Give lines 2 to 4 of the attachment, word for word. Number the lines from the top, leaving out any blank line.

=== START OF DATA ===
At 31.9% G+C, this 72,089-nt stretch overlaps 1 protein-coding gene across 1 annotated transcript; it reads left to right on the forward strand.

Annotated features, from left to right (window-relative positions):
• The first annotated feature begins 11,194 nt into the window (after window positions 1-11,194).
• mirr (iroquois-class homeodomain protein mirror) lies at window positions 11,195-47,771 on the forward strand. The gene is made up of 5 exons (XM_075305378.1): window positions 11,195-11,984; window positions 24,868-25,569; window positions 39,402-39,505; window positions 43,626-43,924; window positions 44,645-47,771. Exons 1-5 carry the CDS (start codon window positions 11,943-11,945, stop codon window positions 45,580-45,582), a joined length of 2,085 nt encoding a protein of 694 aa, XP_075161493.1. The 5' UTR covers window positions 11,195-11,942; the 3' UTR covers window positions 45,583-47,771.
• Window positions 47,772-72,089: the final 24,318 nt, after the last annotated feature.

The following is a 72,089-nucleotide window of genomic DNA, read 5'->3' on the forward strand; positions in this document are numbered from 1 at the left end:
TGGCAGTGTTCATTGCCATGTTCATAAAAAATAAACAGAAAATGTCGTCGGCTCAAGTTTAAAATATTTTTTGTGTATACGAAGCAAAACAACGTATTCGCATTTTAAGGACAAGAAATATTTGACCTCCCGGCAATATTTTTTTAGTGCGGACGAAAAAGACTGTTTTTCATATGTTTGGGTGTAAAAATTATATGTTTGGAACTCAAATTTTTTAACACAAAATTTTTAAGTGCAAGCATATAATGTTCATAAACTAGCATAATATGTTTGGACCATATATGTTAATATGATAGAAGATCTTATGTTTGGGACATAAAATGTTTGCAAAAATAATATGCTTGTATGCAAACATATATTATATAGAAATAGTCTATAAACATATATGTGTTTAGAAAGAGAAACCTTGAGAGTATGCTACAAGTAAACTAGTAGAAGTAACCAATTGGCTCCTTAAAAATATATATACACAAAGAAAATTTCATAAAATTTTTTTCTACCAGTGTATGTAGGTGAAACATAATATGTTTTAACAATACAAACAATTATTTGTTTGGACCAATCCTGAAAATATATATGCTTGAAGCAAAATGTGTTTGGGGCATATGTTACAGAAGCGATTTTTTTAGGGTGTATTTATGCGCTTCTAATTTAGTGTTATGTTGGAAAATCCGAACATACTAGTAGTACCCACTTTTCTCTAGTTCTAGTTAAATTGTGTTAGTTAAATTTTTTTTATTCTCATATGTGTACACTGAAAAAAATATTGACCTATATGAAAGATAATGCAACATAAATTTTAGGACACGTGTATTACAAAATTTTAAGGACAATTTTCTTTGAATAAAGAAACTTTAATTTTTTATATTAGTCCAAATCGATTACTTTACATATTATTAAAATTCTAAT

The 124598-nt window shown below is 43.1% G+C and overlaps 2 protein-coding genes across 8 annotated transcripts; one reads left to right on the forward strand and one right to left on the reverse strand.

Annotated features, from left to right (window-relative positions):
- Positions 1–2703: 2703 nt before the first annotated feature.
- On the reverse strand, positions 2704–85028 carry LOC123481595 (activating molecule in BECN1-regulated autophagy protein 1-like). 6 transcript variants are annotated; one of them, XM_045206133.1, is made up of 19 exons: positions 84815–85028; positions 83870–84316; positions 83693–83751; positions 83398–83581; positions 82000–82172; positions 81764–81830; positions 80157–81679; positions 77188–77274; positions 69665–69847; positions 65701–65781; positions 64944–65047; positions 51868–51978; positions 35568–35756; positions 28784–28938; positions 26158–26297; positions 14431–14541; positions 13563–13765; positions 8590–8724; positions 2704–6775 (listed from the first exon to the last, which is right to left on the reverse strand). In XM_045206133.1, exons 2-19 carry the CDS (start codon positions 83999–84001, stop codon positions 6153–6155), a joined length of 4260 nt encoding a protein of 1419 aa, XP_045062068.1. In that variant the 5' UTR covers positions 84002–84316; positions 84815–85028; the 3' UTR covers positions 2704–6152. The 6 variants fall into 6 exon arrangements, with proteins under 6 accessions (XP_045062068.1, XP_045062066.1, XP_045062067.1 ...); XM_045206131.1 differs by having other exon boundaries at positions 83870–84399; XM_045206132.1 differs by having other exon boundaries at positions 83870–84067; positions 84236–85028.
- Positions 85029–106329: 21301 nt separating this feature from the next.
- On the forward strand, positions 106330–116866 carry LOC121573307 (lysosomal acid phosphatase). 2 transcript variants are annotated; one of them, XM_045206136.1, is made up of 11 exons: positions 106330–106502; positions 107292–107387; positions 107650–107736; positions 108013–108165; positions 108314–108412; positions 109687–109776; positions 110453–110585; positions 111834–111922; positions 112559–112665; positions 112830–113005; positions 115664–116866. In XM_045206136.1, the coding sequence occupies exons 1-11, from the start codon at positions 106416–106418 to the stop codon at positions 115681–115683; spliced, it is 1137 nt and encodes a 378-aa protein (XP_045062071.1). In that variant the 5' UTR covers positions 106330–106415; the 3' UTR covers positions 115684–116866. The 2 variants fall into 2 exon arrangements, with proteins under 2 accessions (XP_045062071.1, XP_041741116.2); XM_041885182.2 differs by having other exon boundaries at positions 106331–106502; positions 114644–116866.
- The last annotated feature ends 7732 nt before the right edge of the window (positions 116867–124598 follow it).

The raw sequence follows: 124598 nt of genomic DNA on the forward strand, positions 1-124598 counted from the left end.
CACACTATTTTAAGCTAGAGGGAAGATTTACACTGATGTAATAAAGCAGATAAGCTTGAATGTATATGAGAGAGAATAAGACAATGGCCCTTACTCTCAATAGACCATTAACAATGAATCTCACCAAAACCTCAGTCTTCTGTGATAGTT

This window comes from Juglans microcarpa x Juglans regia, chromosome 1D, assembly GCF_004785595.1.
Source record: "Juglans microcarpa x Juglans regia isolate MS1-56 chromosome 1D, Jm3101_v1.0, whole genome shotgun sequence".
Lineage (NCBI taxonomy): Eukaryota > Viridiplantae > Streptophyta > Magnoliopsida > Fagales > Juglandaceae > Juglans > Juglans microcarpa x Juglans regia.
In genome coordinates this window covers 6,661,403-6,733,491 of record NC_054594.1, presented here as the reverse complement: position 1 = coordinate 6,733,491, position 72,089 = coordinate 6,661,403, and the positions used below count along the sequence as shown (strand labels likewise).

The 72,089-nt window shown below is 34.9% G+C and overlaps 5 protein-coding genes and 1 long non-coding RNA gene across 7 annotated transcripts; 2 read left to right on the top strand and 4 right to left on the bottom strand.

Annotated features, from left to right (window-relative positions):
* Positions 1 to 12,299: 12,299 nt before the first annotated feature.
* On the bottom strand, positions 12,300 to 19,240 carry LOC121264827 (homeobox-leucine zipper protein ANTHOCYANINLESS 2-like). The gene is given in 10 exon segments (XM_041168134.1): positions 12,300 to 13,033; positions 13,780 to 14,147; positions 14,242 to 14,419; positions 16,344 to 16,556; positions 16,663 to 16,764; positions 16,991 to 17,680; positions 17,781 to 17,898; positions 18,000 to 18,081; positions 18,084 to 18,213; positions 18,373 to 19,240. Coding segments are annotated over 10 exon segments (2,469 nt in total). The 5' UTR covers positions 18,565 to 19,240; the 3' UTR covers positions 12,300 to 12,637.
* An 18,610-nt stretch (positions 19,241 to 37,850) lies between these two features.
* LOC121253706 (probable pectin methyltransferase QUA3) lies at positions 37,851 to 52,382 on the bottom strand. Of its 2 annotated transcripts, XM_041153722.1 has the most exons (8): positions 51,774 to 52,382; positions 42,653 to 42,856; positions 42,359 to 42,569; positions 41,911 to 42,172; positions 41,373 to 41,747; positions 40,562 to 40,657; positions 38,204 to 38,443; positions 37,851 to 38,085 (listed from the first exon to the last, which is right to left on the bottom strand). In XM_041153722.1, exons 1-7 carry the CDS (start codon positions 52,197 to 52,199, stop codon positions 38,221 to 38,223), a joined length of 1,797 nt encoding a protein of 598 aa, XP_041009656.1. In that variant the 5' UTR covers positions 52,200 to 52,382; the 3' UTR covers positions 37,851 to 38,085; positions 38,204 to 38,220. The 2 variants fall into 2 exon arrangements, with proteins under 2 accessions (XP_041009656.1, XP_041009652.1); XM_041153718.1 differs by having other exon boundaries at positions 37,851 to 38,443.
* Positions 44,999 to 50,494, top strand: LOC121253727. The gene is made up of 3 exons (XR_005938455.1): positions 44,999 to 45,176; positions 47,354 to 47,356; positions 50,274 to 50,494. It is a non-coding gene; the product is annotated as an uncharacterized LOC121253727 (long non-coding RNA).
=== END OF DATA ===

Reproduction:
Annotated features, from left to right (window-relative positions):
• The first annotated feature begins 11,194 nt into the window (after window positions 1-11,194).
• mirr (iroquois-class homeodomain protein mirror) lies at window positions 11,195-47,771 on the forward strand. The gene is made up of 5 exons (XM_075305378.1): window positions 11,195-11,984; window positions 24,868-25,569; window positions 39,402-39,505; window positions 43,626-43,924; window positions 44,645-47,771. Exons 1-5 carry the CDS (start codon window positions 11,943-11,945, stop codon window positions 45,580-45,582), a joined length of 2,085 nt encoding a protein of 694 aa, XP_075161493.1. The 5' UTR covers window positions 11,195-11,942; the 3' UTR covers window positions 45,583-47,771.